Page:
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Eva Haroun Blogs From Tahrir Square

by Allan Kolski Horwitz


The dictator warns the people: I am stubborn
The people respond: each of us has 3 PhDs in stubbornness

The dictator warns: I will crush you like a dung beetle rolls shit
The people respond: we are the grass that gives life to the cow

The dictator warns: I will descend like a hawk from the sky, tear you limb by limb
The people respond: we are all field mice armed with the power of flight

The dictator warns: I will blot you out like an eclipse of the sun
The people respond: we will shine like the moon with her full belly

The dictator warns: I will unleash your sons, my soldiers, to beat you
The people respond: we will offer them the bread and meat you scoff at your banquets

The dictator warns: I will call in my paymasters from across the ocean
The people respond: we will show them the tombs of our ancestors

The dictator warns: I will divert the waters of the sacred river
The people respond: we with our sweat will flood the parched plains

The dictator warns the people: I will seduce you with my myth and my tanks
The people respond: we will become heroes in our own story


The people gather in the square.
The people in their hundreds of thousands.
And the people dance. Raise placards.
The people offer flowers to the soldiers.
Offer flowers to each other.
The people wait.

The dictator summons his generals.
Schemes with his cronies till dawn.
The dictator calls for clandestine action.
The people sing songs and rally each other.
Though his cudgels break their bones.
Though the walls of their houses collapse.
Though flour runs out in the bakeries.

The people sit. They sit in the square
The dictator offers a new cabinet.
An election. Offers an end to emergency rule.
But how many times has he lied?
How many times before promised change?

The people sit and the dictator puffs up his chest:
Once I am gone another strong man will replace me.
Another strong man.
You will see.
You are a rabble that needs to be led.

The people hold high their placards in the square.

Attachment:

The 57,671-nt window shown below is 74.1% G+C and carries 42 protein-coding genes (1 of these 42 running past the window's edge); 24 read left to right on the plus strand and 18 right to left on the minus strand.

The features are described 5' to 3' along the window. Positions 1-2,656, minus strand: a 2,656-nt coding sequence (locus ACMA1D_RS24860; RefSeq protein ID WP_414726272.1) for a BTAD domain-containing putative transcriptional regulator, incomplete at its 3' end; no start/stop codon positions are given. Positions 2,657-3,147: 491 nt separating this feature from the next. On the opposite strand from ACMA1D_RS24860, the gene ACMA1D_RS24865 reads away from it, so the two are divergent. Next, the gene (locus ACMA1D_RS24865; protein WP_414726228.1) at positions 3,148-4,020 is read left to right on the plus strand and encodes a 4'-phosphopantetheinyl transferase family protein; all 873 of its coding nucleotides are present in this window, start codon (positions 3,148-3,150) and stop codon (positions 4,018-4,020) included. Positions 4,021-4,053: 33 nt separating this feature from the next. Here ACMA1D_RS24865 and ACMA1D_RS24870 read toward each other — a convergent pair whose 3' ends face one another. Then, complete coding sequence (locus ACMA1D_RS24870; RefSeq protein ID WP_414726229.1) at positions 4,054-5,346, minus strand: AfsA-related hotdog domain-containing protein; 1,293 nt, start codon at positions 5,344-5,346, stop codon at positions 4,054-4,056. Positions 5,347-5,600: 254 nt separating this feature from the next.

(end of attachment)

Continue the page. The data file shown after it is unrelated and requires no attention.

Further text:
There is no choice but to believe.
The people must believe
They do not need another bully.
Another cabal.

The people sit. Day after day, they sit.
And this sitting shakes the dictator’s henchmen.
Frightens foreign powers who back him.
All these sound the alarm.
Threaten chaos if he leaves.
But the people chant in the square.
Chant by the roadside.
Resist the thugs and the warnings
Till the dictator does a deal
And the armed forces replace him.

The people celebrate with song and dance.
Celebrate with poems and speeches.
Then the people disperse and return to their old lives.
Their jobs and their families.
Their weddings and funerals.

Who will now keep the flame burning?
Who will set fear aside?
Draft a just constitution. Hold fair elections.
Revise the policies that make life so hard.
Who will ensure that the generals keep their word?

The flame must be fed by the guardians.
Those who will not retreat.
Those in whom the flame burns brightest.
The flame must burn strong
Along the valley of the great river,
In the marshes and desert.
The people must hoist up the standard.
Push away the old tiredness.
The yoke of yore.

The people shoulder the question mark that hangs over them.
They take up the chant.
The people rally round the guardians.
The people become stronger than the strong man.

The people become their own heroes.
This has been Eva Haroun from Tahrir Square.
May I be a mother of this revolution!
The mother of a new time!
I, the first woman singing to you
Of the uprising.